Tianyu Wang, a Ph.D. Candidate studying Data Science at Pace University, is a cybersecurity specialist and financial professional in the making. The Seidenberg student has obtained not one, but two Masters of Science in Computer Science and Financial Management as well as a Ph.D. in Philosophy. Now he’s on the path of getting his next Ph.D. in Data Science. His extensive education has brought him numerous roles tailored to his professional career, but his latest role might just be his most impressive: Data Scientist Intern at IBM.
The Westchester campus student worked his way up from the position of Coach for National Collegiate Cyber Defense Competition (CCDC) at Pace University to Lab Course Instructor, Teaching Assistant, Research Lab Network Administrator, and finally to where he is now: Graduate Research Assistant. Tianyu has held positions at Mount Sinai Health System as a Data Security Intern and at Human Rights Watch as an Intern in the Department of Finance Operations. Now an internship at IBM is adding to his extensive resume of knowledge and experience. Tianyu had a lot to say about the opportunities he scored through this dream job.
First, it’s important to note what data science is all about. According to Tianyu, the career route consists of three things: math/statistics, coding, and research. While at IBM, he notes that his day-to-day job tasks included “obtaining data, cleaning it, analyzing it and communicating actionable insights for decision making.”
“My impression from data science is that the work is highly intellectually satisfying and the results of your work are highly tangible,” he explains. “It means that there is faster feedback and a highly tangible connection between your work and outcomes.”
Tianyu explains that there are differences between coding for school and coding for work. He notes that “framework should not only solve the problem for a current project but also provide a potential capability to address a similar problem for other teams in the future. For example, codes should easily be extended and adapted for the new functionalities. It should be able to maintain reliability, safety, or security of the new application for the whole team.”
Tianyu explains that being proactive is important, and that “opportunities always come with risks, but it is worthwhile for young people. Continue learning something new [and it] will absolutely lower the risks.”
He also recommends that students should look into the Career Services system: “students would learn a lot from [their] career counselors. Then, get a job and start the path with what you learn from it. Keep refreshed with latest technologies, and keep researching the market requirements. It will help a student stay off [their] comfort zone.”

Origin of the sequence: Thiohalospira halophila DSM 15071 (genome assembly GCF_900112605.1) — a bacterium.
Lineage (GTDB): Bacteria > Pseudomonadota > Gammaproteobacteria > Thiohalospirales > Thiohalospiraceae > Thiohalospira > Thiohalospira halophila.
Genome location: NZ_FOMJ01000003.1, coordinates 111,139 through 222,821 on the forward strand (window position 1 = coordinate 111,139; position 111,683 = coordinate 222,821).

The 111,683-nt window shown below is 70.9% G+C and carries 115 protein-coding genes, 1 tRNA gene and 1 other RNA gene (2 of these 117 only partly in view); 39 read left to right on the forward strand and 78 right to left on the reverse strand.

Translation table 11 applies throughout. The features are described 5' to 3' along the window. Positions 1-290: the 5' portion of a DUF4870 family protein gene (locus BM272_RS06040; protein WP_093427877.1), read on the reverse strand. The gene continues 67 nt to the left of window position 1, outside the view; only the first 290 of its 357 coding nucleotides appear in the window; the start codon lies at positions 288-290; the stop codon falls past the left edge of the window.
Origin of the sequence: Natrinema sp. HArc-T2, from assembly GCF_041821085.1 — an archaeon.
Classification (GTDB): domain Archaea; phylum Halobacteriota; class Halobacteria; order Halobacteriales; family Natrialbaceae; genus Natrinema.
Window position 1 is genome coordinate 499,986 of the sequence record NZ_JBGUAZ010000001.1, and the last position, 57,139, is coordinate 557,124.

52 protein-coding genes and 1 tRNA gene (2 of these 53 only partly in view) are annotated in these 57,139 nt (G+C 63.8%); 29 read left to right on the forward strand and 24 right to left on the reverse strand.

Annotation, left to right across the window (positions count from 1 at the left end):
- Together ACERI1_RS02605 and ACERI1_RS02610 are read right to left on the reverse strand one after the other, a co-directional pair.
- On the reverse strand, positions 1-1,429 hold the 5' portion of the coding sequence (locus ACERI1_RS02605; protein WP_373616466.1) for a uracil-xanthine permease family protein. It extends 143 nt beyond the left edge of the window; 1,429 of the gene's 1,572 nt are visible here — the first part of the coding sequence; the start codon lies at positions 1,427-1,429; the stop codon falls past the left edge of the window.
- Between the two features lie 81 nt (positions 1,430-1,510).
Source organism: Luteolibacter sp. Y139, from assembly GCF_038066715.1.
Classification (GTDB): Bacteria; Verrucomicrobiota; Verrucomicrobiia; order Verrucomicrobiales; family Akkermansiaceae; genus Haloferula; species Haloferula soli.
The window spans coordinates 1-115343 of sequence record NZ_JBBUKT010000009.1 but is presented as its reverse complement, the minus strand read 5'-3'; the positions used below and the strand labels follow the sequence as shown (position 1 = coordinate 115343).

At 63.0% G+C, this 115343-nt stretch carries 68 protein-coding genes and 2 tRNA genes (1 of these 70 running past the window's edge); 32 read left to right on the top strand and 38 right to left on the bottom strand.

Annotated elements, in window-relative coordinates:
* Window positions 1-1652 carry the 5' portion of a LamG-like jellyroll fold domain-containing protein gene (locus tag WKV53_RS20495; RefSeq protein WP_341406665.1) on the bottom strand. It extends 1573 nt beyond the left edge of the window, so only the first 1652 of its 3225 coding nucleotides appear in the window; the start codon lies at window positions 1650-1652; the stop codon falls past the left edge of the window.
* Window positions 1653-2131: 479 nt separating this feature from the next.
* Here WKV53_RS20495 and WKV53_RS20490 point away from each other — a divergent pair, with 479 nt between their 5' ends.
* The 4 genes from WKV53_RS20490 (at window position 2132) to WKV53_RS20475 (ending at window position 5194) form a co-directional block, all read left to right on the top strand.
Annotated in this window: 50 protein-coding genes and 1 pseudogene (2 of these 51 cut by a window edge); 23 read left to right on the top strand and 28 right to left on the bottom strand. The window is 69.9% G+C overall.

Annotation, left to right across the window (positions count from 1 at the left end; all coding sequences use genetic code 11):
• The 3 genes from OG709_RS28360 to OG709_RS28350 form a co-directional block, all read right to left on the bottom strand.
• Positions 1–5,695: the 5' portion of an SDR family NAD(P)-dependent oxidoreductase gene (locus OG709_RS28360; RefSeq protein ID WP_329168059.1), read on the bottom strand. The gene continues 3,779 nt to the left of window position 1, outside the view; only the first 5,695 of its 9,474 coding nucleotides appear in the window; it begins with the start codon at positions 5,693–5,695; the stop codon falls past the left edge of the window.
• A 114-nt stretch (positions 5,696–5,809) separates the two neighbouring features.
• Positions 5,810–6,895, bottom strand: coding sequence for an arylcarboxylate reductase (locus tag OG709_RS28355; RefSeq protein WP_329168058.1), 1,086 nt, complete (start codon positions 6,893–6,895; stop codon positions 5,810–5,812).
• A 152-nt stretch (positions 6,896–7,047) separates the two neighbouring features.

So stay proactive, learn from your internships and classes, and stay refreshed with the latest technologies and research. There’s a lot that one can do to score that coveted internship with a top tech company. Tianyu’s advice is useful for anyone looking to dive into a high-end technological or financial career. We’re happy to share Tianyu’s story and helpful advice to further your story as well!
Swimming and computer science don’t have much in common, but when a Seidenberg student wins an award for academic and athletic success, they intersect quite well. Jana Ciric is a junior Computer Science major and Division II Swim Team member on the Westchester campus. She just earned the Northeast-10 Conference Women’s Swimming and Diving Sport Excellence Award for the second year in a row.
The third-year student explains that she started swimming when she was in the third grade; “when I was a little kid, my parents would take me to Greece every year and all I wanted to do was play in the water. They helped me make the right choice and choose swimming when I was ready to take on a sport.”
Growing up, Jana was on Serbia’s National Swimming Team for four years. During that time, she participated in European regional meets, like the Balkan Junior Championship, where she won the silver medal in the 50-meter freestyle. She was also the captain of the “Sveti Nikola” swimming club in Serbia for six years, helping to coach and organize a team of ten swimmers for practices and swim meets.
She notes that her time swimming for Pace has been excellent, but it definitely differs from her experience in Europe: “at Pace, we have dual meets every week, but very little championship meets (one or two per year), whereas in Europe we have championships more often but have no dual meets.”
The amount of time she spends with the Pace Swimming and Diving team has allowed her to form close friendships that she considers the most important part of her experience.
“I consider my team to be the closest thing I have to home since I am really far from home,” she explains.
Even with the homesickness that she endures, Jana found time to rack up quite a list of accomplishments. She holds six (out of over 20) of Pace University’s swimming records, earned Dean’s List First Honors for Fall 2018, completed a spring internship as a Junior Programmer/Analyst at Central National Gottesman, and lined up an exciting internship at AQR Capital Management for this summer. She also did all of this while working as a Tutor the Pleasantville Tutoring Center and a Student Assistant for the Athletic Department! Maintaining those records, grades, and workload is not easy.
“I have always had a really good work ethic and determination. Once I set my mind on something, I work really hard until I get it,” Jana notes. “I have unconditional support from my family which has been pushing me to do better every day. Even though they are almost 5,000 miles away they are always with me, helping me to achieve my dreams.”
How does it feel to earn her second straight NE10 Swimming and Diving Sport Excellence Award? Jana says that it “feels amazing,” and rightfully so.
“I am really proud to have won that award again since I put a lot of emphasis on my education. I am a student first and an athlete second. I wouldn’t have even come to the U.S. if it weren’t for my passion for academics and education (as well as swimming). This is why I think this award is so important to me – it really celebrates why all of us are here at college: to get a better education.”
Jana’s success is a success for all of Seidenberg. Her hard work showcases just how possible it is to obtain friendship, accomplishments, and a degree while being a student-athlete, intern, and employee. We’re proud to show off all that Jana does within the Pace community!